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Editor’s Introduction

The disparate topics of articles in this issue are bound by a common concern for power relations and their associated conflicts over spaces, resources, and representations. Michael D. Pante revisits the horse-drawn carriages that served as the most popular means of transportation in American-occupied Manila before the advent of motorized transport in the 1930s. He emphasizes the gamut of representations to which the rig drivers or cocheros were subjected. It is not easy to reconstruct the narrative of these cocheros as an occupational category for the sources tend to speak either glowingly or disparagingly, the latter particularly when the carriages did not disappear despite the spread of motorized transport. Pante states that for now the best that can be done is analyze those representations. Nevertheless, this article provides empirical data on the socioeconomic conditions of cocheros as a group, which locate them in Manila’s social structure. The discussion is also highly suggestive of the multiple meanings of a piece of urban space called a road and the extent to which rules govern or do not govern the human competition over the traversal and temporary use of this space. The article offers a window to social relations between state and society and among members of a highly stratified society that resonate with contemporary Metro Manila.

In analyzing a procession ritual in Catanduanes, Ramon Felipe A. Sarmiento retells the narrative of contestation (that begins in the early 1900s) over an object of piety, a stone that was quickly transported from its place in the indigenous spirit-world to that of Marian devotion. Two groups representing popular piety and the institutional church have engaged in a long-running tussle over the possession of this object and the appropriate expression of devotion and the attendant regulations. The procession ritual that emerged, Sarmiento argues, sought to efface its constructed nature and imprint unity and connectedness upon the [End Page 427] path, now a paved road, that links a far-flung village that claims the stone as its own to the parish center that seeks to impose its hegemony. Across this ritual space the oppositional relationship between center and periphery is smoothened out. However, as Sarmiento points out, the procession has also served as the arena for the persistent contestation between village and center. Ritual encapsulates this social tension even as it mediates this conflict.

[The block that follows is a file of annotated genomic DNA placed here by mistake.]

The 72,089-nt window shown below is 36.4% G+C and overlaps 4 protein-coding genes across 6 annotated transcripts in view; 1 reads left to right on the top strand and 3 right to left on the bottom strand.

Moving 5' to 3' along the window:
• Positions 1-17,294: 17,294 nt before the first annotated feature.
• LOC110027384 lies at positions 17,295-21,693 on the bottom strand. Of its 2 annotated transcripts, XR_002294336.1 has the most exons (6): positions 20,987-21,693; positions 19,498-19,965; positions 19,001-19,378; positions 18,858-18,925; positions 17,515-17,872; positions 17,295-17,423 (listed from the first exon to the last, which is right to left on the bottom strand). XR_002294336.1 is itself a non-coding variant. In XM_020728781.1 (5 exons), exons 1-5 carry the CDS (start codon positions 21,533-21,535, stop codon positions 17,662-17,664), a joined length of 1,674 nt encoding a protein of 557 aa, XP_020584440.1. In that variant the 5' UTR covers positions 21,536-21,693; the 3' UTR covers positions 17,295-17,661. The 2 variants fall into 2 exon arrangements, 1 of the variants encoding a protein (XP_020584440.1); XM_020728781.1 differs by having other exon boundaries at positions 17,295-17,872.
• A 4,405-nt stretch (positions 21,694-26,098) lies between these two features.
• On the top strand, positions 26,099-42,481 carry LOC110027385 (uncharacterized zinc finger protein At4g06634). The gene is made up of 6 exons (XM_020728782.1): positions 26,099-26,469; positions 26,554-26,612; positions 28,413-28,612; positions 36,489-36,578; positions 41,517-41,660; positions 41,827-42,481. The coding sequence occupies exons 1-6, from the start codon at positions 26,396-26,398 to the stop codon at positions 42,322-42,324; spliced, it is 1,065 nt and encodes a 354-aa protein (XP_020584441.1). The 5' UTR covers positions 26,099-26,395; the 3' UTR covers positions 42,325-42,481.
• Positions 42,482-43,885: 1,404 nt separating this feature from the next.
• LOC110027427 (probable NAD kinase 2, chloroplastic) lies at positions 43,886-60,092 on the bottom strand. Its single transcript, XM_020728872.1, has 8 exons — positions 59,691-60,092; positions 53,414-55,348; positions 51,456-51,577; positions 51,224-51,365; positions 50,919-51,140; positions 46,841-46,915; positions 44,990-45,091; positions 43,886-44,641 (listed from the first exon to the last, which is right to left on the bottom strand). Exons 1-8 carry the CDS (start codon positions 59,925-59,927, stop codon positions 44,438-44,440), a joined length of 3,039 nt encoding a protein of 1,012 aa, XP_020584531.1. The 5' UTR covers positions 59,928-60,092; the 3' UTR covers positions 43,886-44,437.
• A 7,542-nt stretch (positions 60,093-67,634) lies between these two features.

Resources in the uplands have been both highly valued and highly contested, and the exploitation and depletion of the forest reserve suggest the often wilful flouting of state rules, even as upland peasants justle for a share of the resources dominated by large corporate entities. Commercial loggers did not reforest the areas they harvested, and left behind access roads that made it easier for the landless to trek to residual forests and convert denuded land into farms. The government’s final recourse was to ban the export of log and timber in the late 1980s. To restore the forest cover, the state has sought to mobilize upland dwellers in Community-Based Forest Management (CBFM) schemes since the 1970s. Jungho Suh argues that these strategies have not been successful because these have not ensured food on the family plate and, like the rest of the forestry sector, have not been linked institutionally to the demand for timber from other industries. Developing CBFM’s connections to other economic sectors is the task of policy.

The article by Resto S. Cruz I returns to the theme of our previous two issues: overseas migration. Cruz advocates an approach he calls postfeminization that goes beyond the quantitative calculation of the number of men and women who find their routes to overseas work, but rather delves into a critical analysis of notions of masculinity and femininity in various discursive terrains. Both men and women migrants have been represented in contradictory ways, which emanate from migration’s tensions with gender and kinship ideals that, in turn, are intertwined with class and status hierarchies and anxieties and the place of the Philippines in the global political economy. Cruz argues that sticking to the current discourse on feminization unwittingly replicates middle-class and state constructs, which must be replaced by...